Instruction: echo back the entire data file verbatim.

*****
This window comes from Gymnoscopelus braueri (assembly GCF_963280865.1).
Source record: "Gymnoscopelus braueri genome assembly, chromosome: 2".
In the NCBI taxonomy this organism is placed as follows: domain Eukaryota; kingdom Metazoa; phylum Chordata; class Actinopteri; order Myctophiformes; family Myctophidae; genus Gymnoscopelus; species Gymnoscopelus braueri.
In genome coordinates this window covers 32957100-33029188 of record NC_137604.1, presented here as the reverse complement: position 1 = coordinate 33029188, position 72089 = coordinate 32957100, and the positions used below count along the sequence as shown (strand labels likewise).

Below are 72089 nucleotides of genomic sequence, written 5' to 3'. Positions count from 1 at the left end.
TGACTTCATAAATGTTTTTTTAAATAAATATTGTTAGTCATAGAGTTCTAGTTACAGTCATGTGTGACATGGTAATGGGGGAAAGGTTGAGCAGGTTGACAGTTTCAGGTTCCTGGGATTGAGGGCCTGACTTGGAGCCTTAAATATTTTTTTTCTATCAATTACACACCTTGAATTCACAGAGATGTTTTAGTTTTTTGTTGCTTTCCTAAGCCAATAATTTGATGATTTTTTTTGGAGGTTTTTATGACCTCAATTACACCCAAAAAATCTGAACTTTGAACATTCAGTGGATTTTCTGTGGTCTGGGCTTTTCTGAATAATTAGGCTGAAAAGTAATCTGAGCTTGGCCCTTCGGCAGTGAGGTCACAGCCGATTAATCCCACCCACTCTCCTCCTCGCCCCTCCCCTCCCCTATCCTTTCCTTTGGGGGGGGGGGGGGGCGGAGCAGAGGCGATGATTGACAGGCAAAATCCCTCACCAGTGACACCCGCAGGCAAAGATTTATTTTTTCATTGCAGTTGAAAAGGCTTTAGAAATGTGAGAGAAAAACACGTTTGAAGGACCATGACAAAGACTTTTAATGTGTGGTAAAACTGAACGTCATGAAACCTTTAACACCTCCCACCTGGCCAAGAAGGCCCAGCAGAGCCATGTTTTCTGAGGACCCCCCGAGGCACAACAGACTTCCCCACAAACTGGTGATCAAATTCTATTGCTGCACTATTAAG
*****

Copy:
This window comes from Gymnoscopelus braueri (assembly GCF_963280865.1).
Source record: "Gymnoscopelus braueri genome assembly, chromosome: 2".
In the NCBI taxonomy this organism is placed as follows: domain Eukaryota; kingdom Metazoa; phylum Chordata; class Actinopteri; order Myctophiformes; family Myctophidae; genus Gymnoscopelus; species Gymnoscopelus braueri.
In genome coordinates this window covers 32957100-33029188 of record NC_137604.1, presented here as the reverse complement: position 1 = coordinate 33029188, position 72089 = coordinate 32957100, and the positions used below count along the sequence as shown (strand labels likewise).

Below are 72089 nucleotides of genomic sequence, written 5' to 3'. Positions count from 1 at the left end.
TGACTTCATAAATGTTTTTTTAAATAAATATTGTTAGTCATAGAGTTCTAGTTACAGTCATGTGTGACATGGTAATGGGGGAAAGGTTGAGCAGGTTGACAGTTTCAGGTTCCTGGGATTGAGGGCCTGACTTGGAGCCTTAAATATTTTTTTTCTATCAATTACACACCTTGAATTCACAGAGATGTTTTAGTTTTTTGTTGCTTTCCTAAGCCAATAATTTGATGATTTTTTTTGGAGGTTTTTATGACCTCAATTACACCCAAAAAATCTGAACTTTGAACATTCAGTGGATTTTCTGTGGTCTGGGCTTTTCTGAATAATTAGGCTGAAAAGTAATCTGAGCTTGGCCCTTCGGCAGTGAGGTCACAGCCGATTAATCCCACCCACTCTCCTCCTCGCCCCTCCCCTCCCCTATCCTTTCCTTTGGGGGGGGGGGGGGGCGGAGCAGAGGCGATGATTGACAGGCAAAATCCCTCACCAGTGACACCCGCAGGCAAAGATTTATTTTTTCATTGCAGTTGAAAAGGCTTTAGAAATGTGAGAGAAAAACACGTTTGAAGGACCATGACAAAGACTTTTAATGTGTGGTAAAACTGAACGTCATGAAACCTTTAACACCTCCCACCTGGCCAAGAAGGCCCAGCAGAGCCATGTTTTCTGAGGACCCCCCGAGGCACAACAGACTTCCCCACAAACTGGTGATCAAATTCTATTGCTGCACTATTAAG